One day, a poor boy who was selling goods from door to door to pay his way through school, found he had only one thin dime left, and he was hungry.

He decided he would ask for a meal at the next house. However, he lost his nerve when a lovely young woman opened the door. Instead of a meal he asked for a drink of water. She thought he looked hungry so brought him a large glass of milk. He drank it slowly, and then asked, "How much do I owe you?"

"You don't owe me anything," she replied "Mother has taught us never to accept payment for a kindness." He said... "Then I thank you from my heart."

As Howard Kelly left that house, he not only felt; stronger physically, but his faith in God and man was strong also. He had been ready to give up and quit.

Years later that young woman became critically ill. The local doctors were baffled. They finally sent her to the big city, where they called in specialists to study her rare disease. Dr. Howard Kelly was called in for the consultation. When he heard the name of the town she came from, a strange light filled his eyes.

Immediately he rose and went down the hall of the hospital to her room. Dressed in his doctor's gown he we nt in to see her. He recognized her at once. He went back to the consultation room determined to do his best to save her life. From that day he gave special attention to the case.

After a long struggle, the battle was won. Dr. Kelly requested the business office to pass the final bill to him for approval. He looked at it, then wrote something on the edge and the bill was sent to her room. She feared to open it, for she was sure it would take the rest of her life to pay for it all. Finally, she looked, and something caught; her attention on the side as She read these words.....

"Paid in full with one glass of milk." (Signed) Dr. Howard Kelly.

Tears of joy flooded her eyes as her happy heart prayed: "Thank You, god, that your love has spread abroad through human hearts and hands."

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The Stanford Story

Created on 27 January 2011
The President of Harvard made a mistake by prejudging people and it cost him dearly.

A lady in a faded gingham dress and her husband, dressed in a homespun threadbare suit, stepped off the train in Boston, and walked timidly without an appointment into the president's outer office.

The secretary could tell in a moment that such backwoods, country hicks had no business at Harvard and probably didn't even deserve to be in Cambridge. She frowned. "We want to see the president," the man said softly. "He'll be busy all day," the secretary snapped. "We'll wait," the lady replied. For hours the secretary ignored them, hoping that the couple would finally become discouraged and go away. They didn't. And the secretary grew frustrated and finally decided to disturb the president, even though it was a chore she always regretted to do.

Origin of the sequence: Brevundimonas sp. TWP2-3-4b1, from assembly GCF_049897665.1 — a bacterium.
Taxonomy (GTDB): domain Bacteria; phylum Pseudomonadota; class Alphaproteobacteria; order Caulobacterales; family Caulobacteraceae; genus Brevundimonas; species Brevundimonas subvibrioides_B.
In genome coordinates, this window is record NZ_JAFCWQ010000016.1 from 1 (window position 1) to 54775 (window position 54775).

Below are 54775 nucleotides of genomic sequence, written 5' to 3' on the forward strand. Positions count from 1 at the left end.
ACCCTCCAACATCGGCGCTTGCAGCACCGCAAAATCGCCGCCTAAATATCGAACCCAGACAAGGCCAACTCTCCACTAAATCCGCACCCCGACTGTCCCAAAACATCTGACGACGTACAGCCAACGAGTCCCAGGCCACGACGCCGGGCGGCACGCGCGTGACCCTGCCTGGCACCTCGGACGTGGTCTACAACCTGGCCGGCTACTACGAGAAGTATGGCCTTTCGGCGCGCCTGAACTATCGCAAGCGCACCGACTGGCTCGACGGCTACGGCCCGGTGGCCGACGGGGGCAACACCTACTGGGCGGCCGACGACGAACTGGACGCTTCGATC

"Maybe if they just see you for a few minutes, they'll leave," she told him. And he sighed in exasperation and nodded. Someone of his importance obviously didn't have the time to spend with them, but he detested gingham dresses and homespun suits cluttering up his outer office.

The president, stern-faced with dignity, strutted toward the couple. The lady told him, "We had a son that attended Harvard for one year. He loved Harvard. He was happy here. But about a year ago he was accidentally killed. And my husband and I would like to erect a memorial to him, somewhere on campus." The president wasn't touched--he was shocked.

"Madam," he said gruffly, "We can't put up a statue for every person who attended Harvard and died. If we did, this place would look like a cemetery." "Oh, no," the lady explained quickly, "We don't want to erect a statue. We thought we would like to give a building to Harvard.

The president rolled his eyes. He glanced at the gingham dress and homespun suit, then exclaimed, "A building! Do you have any earthly idea how much a building costs? We have over seven and a half million dollars in the physical plant at Harvard."

For a moment the lady was silent. The president was pleased. He could get rid of them now. And the lady turned to her husband and said quietly, "Is that all it costs to start a University? Why don't we just start our own?" Her husband nodded. The president's face wilted in confusion and bewilderment.

And Mr. and Mrs. Leland Stanford walked away, traveling to Palo Alto, California where they established the University that bears their name, a memorial to a son that Harvard no longer cared about.

Simple Mistakes That Cost A Lot!
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Prateek Malik
2012-09-13, 22:25
i really get inspired by your e-mails so just keep up the good work..Thanks a ton.
Jyothi Raghuram
2007-04-26, 21:53
Thank you for the inspiring pieces sent so far. One can't but help mull over them, and perhaps try to improve the quality of one's life too. It is onl...
Ankur Potdar
2012-09-13, 22:26
hey great photos man